Ropivacaine Block Alone or with Perineural or Systemic Dexamethasone for Pain in Shoulder Surgery
Study type: Interventional What is this?
Describes the nature of a clinical study. Types include:
- Observational study — observes people and measures outcomes without affecting results.
- Interventional study (clinical trial) — studies new tests, treatments, drugs, surgical procedures or devices.
- Medical records research — uses historical information collected from medical records of large groups of people to study how diseases progress and which treatments and surgeries work best.
Study phase: III What is this?
During the early phases (phases 1 and 2), researchers assess safety, side effects, optimal dosages and risks/benefits. In the later phase (phase 3), researchers study whether the treatment works better than the current standard therapy. They also compare the safety of the new treatment with that of current treatments. Phase 3 trials include large numbers of people to make sure that the result is valid. There are also less common very early (phase 0) and later (phase 4) phases. Phase 0 trials are small trials that help researchers decide if a new agent should be tested in a phase 1 trial. Phase 4 trials look at long-term safety and effectiveness, after a new treatment has been approved and is on the market.
- Scottsdale/Phoenix, Arizona: 11-001266
NCT ID: NCT01450007
Sponsor Protocol Number: 11-001266
About this study
Pre-operative perineural injection of dexamethasone mixed with local anesthetic in peripheral nerve blockade for orthopedic surgery has been shown to prolong the length of analgesia, improve visual analog pain scores, decrease post-operative opioid use, and decrease post-operative nausea. No study has been published to determine if this effect is a result of systemic absorption of dexamethasone or is a local effect of the drug on neuronal activity at the injection site.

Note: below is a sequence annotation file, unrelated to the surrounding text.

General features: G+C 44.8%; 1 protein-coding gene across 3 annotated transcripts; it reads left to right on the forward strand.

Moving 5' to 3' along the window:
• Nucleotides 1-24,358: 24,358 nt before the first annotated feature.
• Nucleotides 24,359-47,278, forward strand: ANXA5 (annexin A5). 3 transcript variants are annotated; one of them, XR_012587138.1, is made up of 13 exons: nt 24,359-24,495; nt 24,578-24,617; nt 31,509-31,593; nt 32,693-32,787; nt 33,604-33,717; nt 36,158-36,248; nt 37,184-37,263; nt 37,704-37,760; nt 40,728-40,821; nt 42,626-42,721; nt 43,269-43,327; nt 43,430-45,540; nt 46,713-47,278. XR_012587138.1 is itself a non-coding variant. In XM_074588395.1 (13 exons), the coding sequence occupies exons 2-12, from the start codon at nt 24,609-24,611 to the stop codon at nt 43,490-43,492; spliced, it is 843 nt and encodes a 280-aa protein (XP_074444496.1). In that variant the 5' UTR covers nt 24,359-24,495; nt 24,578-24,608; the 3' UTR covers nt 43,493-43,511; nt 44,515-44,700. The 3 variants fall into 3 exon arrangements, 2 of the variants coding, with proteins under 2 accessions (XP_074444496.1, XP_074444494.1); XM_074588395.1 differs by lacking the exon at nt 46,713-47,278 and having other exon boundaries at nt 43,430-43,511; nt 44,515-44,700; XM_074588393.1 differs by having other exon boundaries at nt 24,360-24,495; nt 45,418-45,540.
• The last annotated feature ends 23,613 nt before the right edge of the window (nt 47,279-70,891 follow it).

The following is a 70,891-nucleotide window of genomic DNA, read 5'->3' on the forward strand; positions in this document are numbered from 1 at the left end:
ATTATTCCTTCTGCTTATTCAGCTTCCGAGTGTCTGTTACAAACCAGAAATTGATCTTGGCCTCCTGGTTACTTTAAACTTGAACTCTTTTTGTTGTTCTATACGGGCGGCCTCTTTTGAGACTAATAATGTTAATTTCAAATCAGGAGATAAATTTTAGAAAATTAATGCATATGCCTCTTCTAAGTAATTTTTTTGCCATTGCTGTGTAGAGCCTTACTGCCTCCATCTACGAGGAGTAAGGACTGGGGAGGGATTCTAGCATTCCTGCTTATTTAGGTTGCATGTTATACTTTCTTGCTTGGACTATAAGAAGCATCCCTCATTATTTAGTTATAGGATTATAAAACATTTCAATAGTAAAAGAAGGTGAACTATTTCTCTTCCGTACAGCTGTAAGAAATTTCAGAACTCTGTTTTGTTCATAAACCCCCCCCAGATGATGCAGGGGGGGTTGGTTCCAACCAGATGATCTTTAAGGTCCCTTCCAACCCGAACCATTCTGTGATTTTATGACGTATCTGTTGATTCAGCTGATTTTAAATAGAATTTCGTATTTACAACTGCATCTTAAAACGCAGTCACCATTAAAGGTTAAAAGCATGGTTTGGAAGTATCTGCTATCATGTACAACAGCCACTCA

This study is a prospective, randomized, double-blind, controlled study to compare pain block with
- ropivacaine and saline plus intravenous saline vs
- ropivacaine and dexamethasone plus intravenous saline vs
- ropivacaine and saline plus intravenous dexamethasone.
Patients will be recruited sequentially and assigned to the three groups at random in equal ratios. The hypothesis is that dexamethasone injected perineurally in combination with ropivacaine for interscalene brachial plexus block will yield longer duration of sensory blockade as compared to ropivacaine alone without intravenous or perineural dexamethasone and as compared to ropivacaine and intravenous dexamethasone. This result will suggest that the effect of dexamethasone is a result of direct neuronal activity at the injection site versus systemic absorption.
Participant eligibility includes age, gender, type and stage of disease, and previous treatments or health concerns. Guidelines differ from study to study, and identify who can or cannot participate. If you need assistance understanding the eligibility criteria, please contact the study team.
See eligibility criteria
- Patients are either males or non-pregnant females ≥18 years old undergoing elective arthroscopic rotator cuff repair by one of two surgeons highly experienced in the procedure.
- Patients are either: Opioid naïve; or Have not taken opiates for one month prior to surgery (tramadol is permissible).
- Patients have an American Society of Anesthesiology physical status I-III.
- Females who are pregnant.
- Patients who are taking chronic daily opiates for one month prior to surgery except tramadol.
- Diabetic patients.
- Patients with creatinine above 1.1mg/dL for females and above 1.3mg/dL for males.
- Patients with contralateral pneumothorax or diaphragmatic paralysis.
- Patients with coagulopathy.
- Patients with clinically significant previous nerve injury in surgical extremity.
- Patients with an allergy to NSAIDs.
- Patients who are refusing a block.
- Patients with a contraindication to ropivacaine, dexamethasone, or interscalene block due to other medical condition such as severe COPD.
Participating Mayo Clinic locations
Study statuses change often. Please contact us for help.